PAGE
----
Team names ‘must build positive relationships,’ UVic professor says

A University of Victoria associate professor says the use of Indigenous or First Nations team names “diminishes the mana of a people.”

Paul Whitinui, who is Maori and was a five-sport provincial-level athlete in New Zealand, made his comments in an article this week in the Canadian edition of The Conversation headlined “Washington Redskins finally agree: Dismantling racist team mascots is long overdue.”

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The Conversation is a media outlet that publishes news stories written by academics and researchers. The Washington NFL club this week said they will discontinue the franchise’s 87-year use of its derogatory name Redskins. It is a move Whitinui says has been a long time in coming.

Whitinui describes mana as the essence a person carries with them from one generation to the next: “To disrespect, demean or desecrate a person’s mana in any way is to diminish who they are, and in doing so to dishonour all they are and can be . . . to mana-munch a person’s spirit through disparaging, racist and misappropriated mascots and branding is nothing short of dehumanizing the legacy of the living, their ancestors and those yet to be born.”

Whitinui cites the Saanich Braves in his article. The Vancouver Island Junior Hockey League team last week announced it was discontinuing the use of its 53-year name. Belmont Secondary changed its name from Braves to Bulldogs several years ago.

“Team mascots have a role and responsibility to respect the living and build positive relationships that can enhance the spirit of sports we all love and enjoy,” Whitinui wrote.

The Edmonton Eskimos name is also being challenged after 71 years of use in the CFL.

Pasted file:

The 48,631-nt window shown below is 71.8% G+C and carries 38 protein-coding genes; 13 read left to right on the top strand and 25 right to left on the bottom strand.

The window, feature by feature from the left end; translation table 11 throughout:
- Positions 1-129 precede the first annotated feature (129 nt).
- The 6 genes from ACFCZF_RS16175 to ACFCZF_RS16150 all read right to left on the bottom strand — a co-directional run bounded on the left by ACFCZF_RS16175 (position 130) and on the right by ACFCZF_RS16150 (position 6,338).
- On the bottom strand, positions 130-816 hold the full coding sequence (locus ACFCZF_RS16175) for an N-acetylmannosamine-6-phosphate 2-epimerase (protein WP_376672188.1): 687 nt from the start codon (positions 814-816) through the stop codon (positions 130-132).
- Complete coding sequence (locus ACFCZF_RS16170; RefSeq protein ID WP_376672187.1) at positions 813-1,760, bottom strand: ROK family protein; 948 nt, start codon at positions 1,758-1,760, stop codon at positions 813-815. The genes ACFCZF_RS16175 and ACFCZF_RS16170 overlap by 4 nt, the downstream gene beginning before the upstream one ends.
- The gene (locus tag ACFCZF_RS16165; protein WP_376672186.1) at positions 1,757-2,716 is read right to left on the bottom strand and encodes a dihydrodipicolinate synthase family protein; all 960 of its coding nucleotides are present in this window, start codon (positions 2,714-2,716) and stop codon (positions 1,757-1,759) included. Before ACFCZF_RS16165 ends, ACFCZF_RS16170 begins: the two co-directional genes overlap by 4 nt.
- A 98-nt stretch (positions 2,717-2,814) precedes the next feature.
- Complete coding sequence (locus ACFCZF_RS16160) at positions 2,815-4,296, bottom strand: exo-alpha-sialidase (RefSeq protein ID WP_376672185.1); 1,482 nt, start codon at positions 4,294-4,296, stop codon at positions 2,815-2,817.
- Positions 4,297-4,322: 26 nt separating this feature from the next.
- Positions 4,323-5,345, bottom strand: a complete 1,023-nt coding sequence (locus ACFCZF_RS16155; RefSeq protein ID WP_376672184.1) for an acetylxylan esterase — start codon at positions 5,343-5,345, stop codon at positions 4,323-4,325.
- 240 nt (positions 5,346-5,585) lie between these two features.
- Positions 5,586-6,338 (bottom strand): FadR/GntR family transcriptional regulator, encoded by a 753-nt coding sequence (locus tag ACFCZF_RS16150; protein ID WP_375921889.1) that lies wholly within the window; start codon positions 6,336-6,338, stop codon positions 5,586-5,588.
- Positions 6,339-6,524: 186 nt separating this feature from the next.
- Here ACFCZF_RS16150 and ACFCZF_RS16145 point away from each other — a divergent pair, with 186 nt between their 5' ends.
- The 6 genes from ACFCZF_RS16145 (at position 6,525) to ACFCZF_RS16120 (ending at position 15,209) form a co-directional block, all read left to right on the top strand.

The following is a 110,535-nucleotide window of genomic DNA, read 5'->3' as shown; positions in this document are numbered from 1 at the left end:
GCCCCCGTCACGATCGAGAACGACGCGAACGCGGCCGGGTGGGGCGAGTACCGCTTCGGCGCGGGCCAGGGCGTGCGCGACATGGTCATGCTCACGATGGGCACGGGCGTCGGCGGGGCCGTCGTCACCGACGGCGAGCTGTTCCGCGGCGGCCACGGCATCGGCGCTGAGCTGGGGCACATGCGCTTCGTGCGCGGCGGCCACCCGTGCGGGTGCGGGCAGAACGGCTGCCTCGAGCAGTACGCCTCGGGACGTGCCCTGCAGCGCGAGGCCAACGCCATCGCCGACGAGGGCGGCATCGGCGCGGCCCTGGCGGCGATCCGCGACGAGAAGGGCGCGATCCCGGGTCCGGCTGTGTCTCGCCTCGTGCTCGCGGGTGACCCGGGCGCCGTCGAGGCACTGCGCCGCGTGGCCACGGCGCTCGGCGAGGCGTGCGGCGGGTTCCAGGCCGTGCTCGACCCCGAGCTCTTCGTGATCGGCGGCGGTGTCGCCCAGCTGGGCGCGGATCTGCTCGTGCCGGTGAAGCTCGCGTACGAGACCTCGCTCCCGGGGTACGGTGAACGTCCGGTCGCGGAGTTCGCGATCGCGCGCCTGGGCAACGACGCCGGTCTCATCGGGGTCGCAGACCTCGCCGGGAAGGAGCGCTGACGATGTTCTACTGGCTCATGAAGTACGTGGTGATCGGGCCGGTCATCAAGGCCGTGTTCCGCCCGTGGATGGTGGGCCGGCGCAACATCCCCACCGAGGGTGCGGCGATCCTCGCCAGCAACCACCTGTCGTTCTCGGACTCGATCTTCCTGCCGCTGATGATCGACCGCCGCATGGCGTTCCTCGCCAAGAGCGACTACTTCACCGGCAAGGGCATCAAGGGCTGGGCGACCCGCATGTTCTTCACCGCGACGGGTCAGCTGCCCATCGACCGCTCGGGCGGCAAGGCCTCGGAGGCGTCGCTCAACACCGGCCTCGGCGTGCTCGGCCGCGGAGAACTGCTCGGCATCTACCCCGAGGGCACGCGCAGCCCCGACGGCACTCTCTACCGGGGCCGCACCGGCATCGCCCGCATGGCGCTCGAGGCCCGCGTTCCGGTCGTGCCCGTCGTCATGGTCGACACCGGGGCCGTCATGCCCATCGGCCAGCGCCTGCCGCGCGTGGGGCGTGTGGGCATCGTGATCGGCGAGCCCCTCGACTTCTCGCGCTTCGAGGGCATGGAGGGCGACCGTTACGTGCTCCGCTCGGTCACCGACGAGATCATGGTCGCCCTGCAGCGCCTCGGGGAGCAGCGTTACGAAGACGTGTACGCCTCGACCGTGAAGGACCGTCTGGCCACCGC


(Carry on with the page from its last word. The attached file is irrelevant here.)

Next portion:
“We had an Inuit storyteller speak at UVic and he was vehemently opposed to the use of the name,” said Whitinui, in a telephone interview.

“He said it is a derogatory term to many who know the language. It means meat-eater, not Inuit. He said [the Inuit] are meat eaters but that does not define them.”

Whitinui said Indigenous peoples and First Nations have every right “to reclaim their rights, logos and brands and to not have them misappropriated or misrepresented.”

Whitinui is an associate professor in the UVic faculty of education, school of exercise science and physical and health education. He is a former basketball, volleyball, soccer and rugby player and avid fan at UVic Vikes basketball games. Whitinui said there is a way that Indigenous- or First Nations-themed names can be respectfully used by sports teams. He cited the Chiefs, the pro rugby team in his hometown of Hamilton, New Zealand, as an example. “The Chiefs have incorporated the cultural protocols of the Tainui, Hapu and Iwi and have upheld their cultural practices in a truly meaningful way in club culture.”

“There is reciprocity and it is a parallel relationship and inclusive. There is a significant consultation process and cultural protocols are respected and incorporated. Because of this relationship [the use of the name] is enhanced, not diminished. That is how the Chiefs keep their name. You have to think of relationships.”

The Saanich junior hockey team, meanwhile, has launched a public rename-the-team contest on its website, or by sending suggestions to, to replace the Braves moniker it has used since the club’s founding in 1967.

Braves appears among the less contentious of First Nations-themed names. Saanich franchise co-owner Norm Kelly said he has consulted several times with Island First Nations leaders about the name and none he talked to were against its use.

“But times are very different now. We decided we needed to be sensitive and we needed to be the change we want to see,” Kelly said.

“The Braves name is not respectful to our First Nations. The changing of our name [is] an opportunity to contribute to and amplify positive dialogue about race and equality in Canada.”

Kelly said the club, which counts NHLers Matt Irwin and Adam Cracknell among its alumni, will announce its new name before the end of the month.

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